Open Access

An interdisciplinary, family-centered approach to treating pediatric obesity in an 11-year-old female: a case report

  • Rachel A Keaschuk1Email author,
  • Amanda S Newton2,
  • Tesia G Kaczmarek1 and
  • Geoff DC Ball1
Cases Journal20092:6677

https://doi.org/10.1186/1757-1626-2-6677

Received: 20 March 2009

Accepted: 11 May 2009

Published: 3 June 2009

Abstract

Pediatric obesity has become increasingly prevalent over the past 2-3 decades. Recently-published clinical practice guidelines and expert recommendations provide guidance for obesity treatment, but therapy is often complicated by a host of medical, behavioural, psychosocial, and interpersonal issues. We report the case of an 11-year-old obese girl and her family referred for weight management. Our case underscores the need for an interdisciplinary, family-centered approach to the assessment and treatment of pediatric obesity, and highlights the value of understanding familial complexities that often accompany this health issue. The importance of utilizing multiple health indicators to assess weight management 'success' is discussed.

Introduction

Given the high prevalence of obesity and its concomitant health risks, clinicians have an important therapeutic role to play in helping obese children and their families optimize weight-related cognitions and behaviors. The recent publication of clinical practice guidelines and expert recommendations offer clinicians evidence-based guidance for the treatment of pediatric obesity [1, 2]. Building on this evidence, and based on our team's clinical experience, we believe there are two central issues that should guide how these recommendations are implemented. First, there is a critical need for an interdisciplinary team assessment at presentation to determine families' medical, behavioral, psychosocial, and interpersonal issues. Although an interdisciplinary assessment has been encouraged [1, 2], the interplay between medical, behavioural, and psychosocial assessments have not been outlined in detail and examples of tools and procedures for use in the clinical setting have not been specified. Second, to identify families' capabilities and readiness to make and maintain positive changes, a thorough exploration and understanding of familial complexities is needed for clinicians to help families achieve weight management success. Framed by these two issues, the case below highlights our team's approach in the context of one family.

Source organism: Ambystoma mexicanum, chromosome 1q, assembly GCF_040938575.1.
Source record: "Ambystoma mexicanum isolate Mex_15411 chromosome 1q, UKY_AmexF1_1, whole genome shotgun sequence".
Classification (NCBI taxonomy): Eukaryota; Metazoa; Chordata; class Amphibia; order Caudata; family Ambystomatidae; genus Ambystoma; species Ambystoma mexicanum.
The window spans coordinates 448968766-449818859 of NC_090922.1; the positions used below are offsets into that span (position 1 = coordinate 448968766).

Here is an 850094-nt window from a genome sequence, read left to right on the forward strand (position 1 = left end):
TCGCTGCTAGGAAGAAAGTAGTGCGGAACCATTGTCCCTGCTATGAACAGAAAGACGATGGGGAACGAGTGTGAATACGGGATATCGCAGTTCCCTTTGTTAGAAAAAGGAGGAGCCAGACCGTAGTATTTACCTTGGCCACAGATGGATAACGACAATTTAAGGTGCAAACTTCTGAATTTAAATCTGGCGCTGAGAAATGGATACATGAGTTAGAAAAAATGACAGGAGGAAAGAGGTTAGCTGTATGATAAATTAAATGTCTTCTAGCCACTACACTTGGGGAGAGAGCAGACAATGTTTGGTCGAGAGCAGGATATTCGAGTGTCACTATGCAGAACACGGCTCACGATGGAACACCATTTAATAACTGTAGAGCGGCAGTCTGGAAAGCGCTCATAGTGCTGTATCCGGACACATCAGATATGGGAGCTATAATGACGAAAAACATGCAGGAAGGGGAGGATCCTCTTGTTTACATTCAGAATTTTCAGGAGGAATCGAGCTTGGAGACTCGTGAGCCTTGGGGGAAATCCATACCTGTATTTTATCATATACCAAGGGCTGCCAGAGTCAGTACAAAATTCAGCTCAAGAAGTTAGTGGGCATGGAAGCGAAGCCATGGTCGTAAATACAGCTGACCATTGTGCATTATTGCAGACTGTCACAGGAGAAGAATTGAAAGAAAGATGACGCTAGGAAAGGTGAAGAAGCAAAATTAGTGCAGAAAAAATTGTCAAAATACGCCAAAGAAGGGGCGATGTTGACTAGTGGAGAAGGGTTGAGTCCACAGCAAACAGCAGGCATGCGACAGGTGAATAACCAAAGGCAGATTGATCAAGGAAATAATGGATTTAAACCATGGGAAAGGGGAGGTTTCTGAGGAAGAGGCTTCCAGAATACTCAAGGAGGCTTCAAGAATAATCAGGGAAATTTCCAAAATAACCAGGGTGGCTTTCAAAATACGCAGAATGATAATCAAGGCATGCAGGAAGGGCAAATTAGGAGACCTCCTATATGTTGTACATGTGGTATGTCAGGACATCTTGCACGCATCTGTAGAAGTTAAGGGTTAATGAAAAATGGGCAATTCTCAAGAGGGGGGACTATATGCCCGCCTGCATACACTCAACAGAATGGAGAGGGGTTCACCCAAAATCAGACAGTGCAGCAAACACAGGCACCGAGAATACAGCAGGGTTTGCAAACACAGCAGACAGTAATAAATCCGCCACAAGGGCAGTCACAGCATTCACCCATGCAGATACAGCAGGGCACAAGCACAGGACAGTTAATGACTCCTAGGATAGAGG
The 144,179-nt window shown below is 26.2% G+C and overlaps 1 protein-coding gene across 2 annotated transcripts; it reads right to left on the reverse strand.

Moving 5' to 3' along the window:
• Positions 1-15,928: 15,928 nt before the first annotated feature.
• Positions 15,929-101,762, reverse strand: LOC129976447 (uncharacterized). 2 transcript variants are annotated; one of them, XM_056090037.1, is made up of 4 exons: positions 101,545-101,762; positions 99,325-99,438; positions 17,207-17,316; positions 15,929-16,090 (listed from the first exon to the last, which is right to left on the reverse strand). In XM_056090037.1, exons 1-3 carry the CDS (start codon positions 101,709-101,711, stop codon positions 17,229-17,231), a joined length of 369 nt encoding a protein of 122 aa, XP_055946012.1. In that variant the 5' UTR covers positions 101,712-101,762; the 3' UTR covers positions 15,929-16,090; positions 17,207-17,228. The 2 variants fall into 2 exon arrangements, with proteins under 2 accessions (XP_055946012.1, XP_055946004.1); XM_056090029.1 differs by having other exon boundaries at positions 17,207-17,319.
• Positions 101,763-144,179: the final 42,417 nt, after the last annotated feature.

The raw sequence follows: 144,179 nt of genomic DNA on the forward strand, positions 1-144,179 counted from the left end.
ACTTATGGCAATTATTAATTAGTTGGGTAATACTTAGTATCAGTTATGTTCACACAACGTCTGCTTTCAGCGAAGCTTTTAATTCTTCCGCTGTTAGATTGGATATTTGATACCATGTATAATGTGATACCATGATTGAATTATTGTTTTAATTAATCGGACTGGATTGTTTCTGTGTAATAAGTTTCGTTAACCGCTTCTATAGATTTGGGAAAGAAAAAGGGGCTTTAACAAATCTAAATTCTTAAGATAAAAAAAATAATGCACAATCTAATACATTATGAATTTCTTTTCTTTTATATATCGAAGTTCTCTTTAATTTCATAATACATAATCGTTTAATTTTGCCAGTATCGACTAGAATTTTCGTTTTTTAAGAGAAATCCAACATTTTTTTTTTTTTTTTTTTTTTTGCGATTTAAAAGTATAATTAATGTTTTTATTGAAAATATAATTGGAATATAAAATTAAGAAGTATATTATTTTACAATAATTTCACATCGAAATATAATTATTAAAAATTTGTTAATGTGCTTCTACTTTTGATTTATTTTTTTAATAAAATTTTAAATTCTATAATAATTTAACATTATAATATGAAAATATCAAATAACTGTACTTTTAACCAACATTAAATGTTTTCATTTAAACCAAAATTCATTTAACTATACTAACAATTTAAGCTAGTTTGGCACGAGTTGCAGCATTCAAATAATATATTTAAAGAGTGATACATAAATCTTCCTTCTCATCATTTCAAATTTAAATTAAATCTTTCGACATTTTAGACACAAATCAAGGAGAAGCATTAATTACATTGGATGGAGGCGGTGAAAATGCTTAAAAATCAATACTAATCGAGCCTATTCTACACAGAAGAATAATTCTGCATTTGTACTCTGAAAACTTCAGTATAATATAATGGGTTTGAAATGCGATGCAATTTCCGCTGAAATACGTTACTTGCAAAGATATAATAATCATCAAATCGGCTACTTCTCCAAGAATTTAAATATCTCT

Case presentation

An 11-year-old Caucasian (Canadian) obese girl was referred for weight management with her family. Prior to beginning treatment, the family underwent medical, behavioural, and psychosocial assessments by a pediatrician, nurse, dietitian, exercise specialist, and psychologist. The patient's BMI at intake was 29.9 kg/m2 (age- and sex-specific BMI >98th percentile). She also had a high waist circumference (>95th percentile). Several obesity-related co-morbidities were identified including mildly elevated blood pressure (>90th percentile), elevated total and LDL cholesterol (75th and 90th percentiles, respectively), and low HDL cholesterol (10th percentile) (Table 1). While fasting glucose was normal, insulin was elevated; acanthosis nigricans, a marker of insulin resistance, was observed at the neck. Family medical history indicated obesity, hyperlipidemia, and hypertension in both maternal and paternal families (Figure 1). A comprehensive lifestyle behavior assessment, which included a 4-day food record, pedometer log, and physical activity record, was completed. Compared to other obese children enrolled in our weight management center [3], vegetable and fruit intake and physical activity were relatively healthy, but records highlighted several opportunities to make healthier choices, especially regarding intake of high sugar/high fat foods and sedentary activity.